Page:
The writing style was still very weird and required some a lot rereading before I could completely understanding what was going on. The first 3 - 4 chapters were extremely confusing. The writing style does get easier to read as you progress but I'm afraid that many other readers will loose interest before getting into the meat of the book, which is completely worth it.
My favorite aspect of this book is the awesome mystery. It's not a mystery book so to speak but it definitely has one. You ask a lot of question and every chapter leaves you with more questions so you just have to read one more chapter. And then another one. And then another one. You can't stop reading until, before you know it, you're turning the last page.
One of the huge downsides to this fast paced prose is the eventual loss of proper explanations.
The author definitely wrote this story in a way that made the reader ask a lot of questions. The narrator was as clueless (ok, a bit more clueless) as the reader was. By the end however, the reader is left with a lot of unanswered questions. I know what happened but why did it happen and how did it happen? We are left with a cheap "it just did" answer and that's the end of the book.
As I mentioned above, the main character was extremely stupid at times. He didn't see what was right in front of him. I understand why the author did that but I almost find plot-nesescary stupid even worse then just having a stupid character. In my opinion, it's a sign of shoddy writing. C'mon guys, I'm sure you could've found a better way to progress your plot than making your character a moron.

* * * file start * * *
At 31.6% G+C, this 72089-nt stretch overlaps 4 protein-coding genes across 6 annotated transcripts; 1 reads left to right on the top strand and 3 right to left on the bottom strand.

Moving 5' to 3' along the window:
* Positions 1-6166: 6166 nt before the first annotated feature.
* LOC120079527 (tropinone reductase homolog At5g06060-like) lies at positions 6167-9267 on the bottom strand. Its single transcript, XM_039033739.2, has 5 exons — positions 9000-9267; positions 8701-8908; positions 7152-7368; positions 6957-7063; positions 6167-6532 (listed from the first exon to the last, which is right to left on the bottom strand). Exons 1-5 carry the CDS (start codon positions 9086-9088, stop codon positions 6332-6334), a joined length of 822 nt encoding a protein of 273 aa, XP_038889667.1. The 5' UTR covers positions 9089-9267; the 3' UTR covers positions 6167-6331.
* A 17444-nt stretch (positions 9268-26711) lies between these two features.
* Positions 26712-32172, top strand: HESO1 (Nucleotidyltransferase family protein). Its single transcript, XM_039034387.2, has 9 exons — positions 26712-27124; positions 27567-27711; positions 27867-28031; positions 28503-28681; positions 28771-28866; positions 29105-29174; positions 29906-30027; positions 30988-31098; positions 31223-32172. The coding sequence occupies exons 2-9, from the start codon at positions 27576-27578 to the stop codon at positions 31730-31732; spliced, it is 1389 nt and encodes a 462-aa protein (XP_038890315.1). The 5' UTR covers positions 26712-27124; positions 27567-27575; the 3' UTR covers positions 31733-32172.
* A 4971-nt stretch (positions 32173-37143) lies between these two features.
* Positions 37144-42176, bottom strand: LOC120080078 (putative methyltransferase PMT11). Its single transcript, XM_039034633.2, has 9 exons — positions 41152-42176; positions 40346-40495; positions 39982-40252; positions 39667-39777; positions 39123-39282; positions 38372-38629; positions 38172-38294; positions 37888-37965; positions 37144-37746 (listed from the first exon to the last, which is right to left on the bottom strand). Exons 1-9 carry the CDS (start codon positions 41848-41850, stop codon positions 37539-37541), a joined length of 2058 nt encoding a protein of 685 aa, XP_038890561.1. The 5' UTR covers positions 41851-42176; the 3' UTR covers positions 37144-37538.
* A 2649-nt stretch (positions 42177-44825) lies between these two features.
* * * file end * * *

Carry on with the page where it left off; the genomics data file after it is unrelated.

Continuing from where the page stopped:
Callum wakes up with a feeling of amnesia because, well, his whole world is cray-cray. Instead of realizing that something is seriously wrong, Callum goes on for practically the entire book thinking everything is fine and he somehow forgot that he was a) an asshole, b) a football star, and c) the brother of a cripple.
Dude, that's not something you can just "forget". I can forget to ask someone a question. I can forget to do my homework. I don't go "Oh my god, I accidentally forgot that I have a crippled brother. Darn." That just doesn't happen.
The good thing is, besides that complaint, he was a pretty good hero. He didn't slut shame or act like a huge jackass to everyone. I did like him a lot, even though I did often want to slap him upside the head for acting like a huge moron.
This book really only had two characters of importance. While I don't think I can count that as a flaw because it fits the story, I would have liked Other Dimension Girlfriend to have had more of a personality other then that bitch.